Beartooth Highway Receives Prestigious National Register Listing

National Park Service
U.S. Department of the Interior

Yellowstone National Park
P.O. Box 168
Yellowstone National Park, WY 82190
FOR IMMEDIATE RELEASE
June 20, 2014 14-040

Al Nash or Dan Hottle
(307) 344-2015
YELL_Public_Affairs@nps.gov

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YELLOWSTONE NATIONAL PARK NEWS RELEASE
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Beartooth Highway Receives Prestigious National Register Listing

The Beartooth Highway, often considered one of the most spectacular drives in the country, was listed in the National Register of Historic Places on May 8, 2014.

Sixty miles of the 68-mile winding and twisting US-212 highway linking Red Lodge, Montana, with the communities of Cooke City and Silver Gate, Montana, and the northeast entrance to Yellowstone National Park was officially named the Red Lodge – Cooke City Approach Road Historic District.

The scenic highway is nationally significant as an example of road construction which substantially increased recreational development and tourism in Yellowstone and the region. The road is also nationally significant for its distinctive engineering and the methods of high-altitude road construction used in its construction. It is the highest elevation highway in Wyoming (10,947 feet) and Montana (10,350 feet).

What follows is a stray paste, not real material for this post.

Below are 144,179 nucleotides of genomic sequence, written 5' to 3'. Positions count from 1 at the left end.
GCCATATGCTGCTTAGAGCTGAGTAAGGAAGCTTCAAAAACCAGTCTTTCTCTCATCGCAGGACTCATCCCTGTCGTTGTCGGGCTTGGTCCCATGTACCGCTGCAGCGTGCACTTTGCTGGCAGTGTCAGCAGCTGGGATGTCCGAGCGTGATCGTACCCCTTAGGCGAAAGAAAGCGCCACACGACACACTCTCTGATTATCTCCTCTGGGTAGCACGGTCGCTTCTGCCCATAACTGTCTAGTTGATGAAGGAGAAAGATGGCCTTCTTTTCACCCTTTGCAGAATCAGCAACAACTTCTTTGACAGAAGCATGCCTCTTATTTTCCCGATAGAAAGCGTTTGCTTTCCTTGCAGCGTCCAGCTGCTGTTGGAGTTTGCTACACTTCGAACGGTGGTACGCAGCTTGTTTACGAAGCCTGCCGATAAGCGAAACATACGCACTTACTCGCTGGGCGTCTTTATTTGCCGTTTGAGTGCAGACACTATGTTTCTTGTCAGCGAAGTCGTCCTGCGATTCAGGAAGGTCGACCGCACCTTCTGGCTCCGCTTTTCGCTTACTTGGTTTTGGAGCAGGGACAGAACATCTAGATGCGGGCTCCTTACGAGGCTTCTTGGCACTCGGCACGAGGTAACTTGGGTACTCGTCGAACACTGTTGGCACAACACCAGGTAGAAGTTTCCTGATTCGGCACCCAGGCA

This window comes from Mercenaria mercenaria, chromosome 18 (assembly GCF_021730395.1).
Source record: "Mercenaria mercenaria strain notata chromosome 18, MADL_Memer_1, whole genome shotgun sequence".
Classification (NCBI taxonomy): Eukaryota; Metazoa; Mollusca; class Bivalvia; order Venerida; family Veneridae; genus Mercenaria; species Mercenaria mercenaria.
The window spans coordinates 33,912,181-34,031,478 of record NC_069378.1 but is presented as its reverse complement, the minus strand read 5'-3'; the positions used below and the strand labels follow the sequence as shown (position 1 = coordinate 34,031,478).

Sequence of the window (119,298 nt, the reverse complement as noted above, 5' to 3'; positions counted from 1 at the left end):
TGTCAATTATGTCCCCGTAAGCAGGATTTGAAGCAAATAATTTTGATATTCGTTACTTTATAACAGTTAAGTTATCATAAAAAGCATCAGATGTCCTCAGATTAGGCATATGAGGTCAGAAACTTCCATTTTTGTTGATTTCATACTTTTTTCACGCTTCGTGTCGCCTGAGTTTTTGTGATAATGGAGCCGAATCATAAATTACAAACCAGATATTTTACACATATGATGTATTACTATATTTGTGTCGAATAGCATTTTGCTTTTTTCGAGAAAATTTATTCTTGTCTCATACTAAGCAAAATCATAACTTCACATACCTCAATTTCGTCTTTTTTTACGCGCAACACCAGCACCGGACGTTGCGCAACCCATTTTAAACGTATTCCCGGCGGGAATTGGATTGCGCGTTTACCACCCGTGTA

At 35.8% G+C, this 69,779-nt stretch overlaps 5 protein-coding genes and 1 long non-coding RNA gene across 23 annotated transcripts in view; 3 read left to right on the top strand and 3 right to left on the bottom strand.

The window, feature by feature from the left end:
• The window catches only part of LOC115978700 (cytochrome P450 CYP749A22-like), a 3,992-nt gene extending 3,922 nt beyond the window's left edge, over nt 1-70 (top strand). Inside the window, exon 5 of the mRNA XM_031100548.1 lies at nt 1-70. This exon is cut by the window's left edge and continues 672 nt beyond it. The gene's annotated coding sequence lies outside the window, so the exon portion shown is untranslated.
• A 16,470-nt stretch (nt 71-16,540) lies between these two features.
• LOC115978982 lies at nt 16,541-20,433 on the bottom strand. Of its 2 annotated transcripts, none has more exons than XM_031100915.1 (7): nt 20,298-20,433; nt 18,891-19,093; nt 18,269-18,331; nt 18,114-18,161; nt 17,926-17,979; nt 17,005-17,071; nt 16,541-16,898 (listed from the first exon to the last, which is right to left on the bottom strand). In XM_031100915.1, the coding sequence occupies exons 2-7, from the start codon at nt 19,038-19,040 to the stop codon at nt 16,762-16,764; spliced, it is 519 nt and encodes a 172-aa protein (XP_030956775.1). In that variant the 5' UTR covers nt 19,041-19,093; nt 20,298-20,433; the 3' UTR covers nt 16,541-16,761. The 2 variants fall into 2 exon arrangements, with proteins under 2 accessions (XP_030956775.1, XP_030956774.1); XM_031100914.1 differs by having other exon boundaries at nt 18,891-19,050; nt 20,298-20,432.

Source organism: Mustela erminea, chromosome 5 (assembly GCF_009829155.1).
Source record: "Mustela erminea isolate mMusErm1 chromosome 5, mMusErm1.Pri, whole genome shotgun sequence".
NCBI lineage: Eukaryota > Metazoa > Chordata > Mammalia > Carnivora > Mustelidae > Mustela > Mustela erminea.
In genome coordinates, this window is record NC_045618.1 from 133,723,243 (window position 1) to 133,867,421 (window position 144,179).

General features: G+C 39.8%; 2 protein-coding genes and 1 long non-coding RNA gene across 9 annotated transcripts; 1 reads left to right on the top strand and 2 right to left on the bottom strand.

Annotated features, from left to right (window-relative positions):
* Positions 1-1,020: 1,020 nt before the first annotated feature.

In 1932, President Herbert Hoover withdrew the Beartooth Highway corridor from settlement and sale, and reserved it as an approach road to Yellowstone National Park. Construction funds from the newly passed National Park Approaches Act, which became law in 1931, were used to build the road.

The Beartooth Highway National Register Nomination was completed by Yellowstone staff as a cooperative effort through a Memorandum of Agreement among the Federal Highway Administration, the Wyoming and Montana State Historic Preservation Offices, the United States Forest Service and the National Park Service.

The National Register is the nation’s official list of historic places worthy of preservation. The listing will allow the agencies who manage the road to account for its historic characteristics when planning upgrades and maintenance projects.

– www.nps.gov/yell –

 

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Did You Know?

Fishing Beartooth Highway

The cutthroat is the only true western native trout. Originally wide spread throughout the state, it is now relegated to the higher, cooler, more inaccessible back country lakes and streams. Cutthroats are easily identified by the bright red “cut” on the lower jaw.

Clay Butte Lookout - Beartooth Highway

The Clay Butte Lookout was built in 1942 by the Civilian Conservation Corps and was used as a fire lookout. It was staffed until the 1960s, when aircraft proved a better tool for fire detection. Today, because of its popular scenic vantage point and proximity to the Beartooth Highway, Clay Butte is used as a visitor information site. It was remodeled in 1962 and has been staffed since 1975 by volunteers. The focus of Clay Butte today is to give visitors a glimpse of how fire lookouts functioned 60 years ago. Sightseers driving the scenic byway stop to obtain information or take in the view, which includes wildlife, botanical areas, the effects of the Clover-Mist wildfire of 1988, and the geology of ancient seas that once covered the Beartooth Plateau.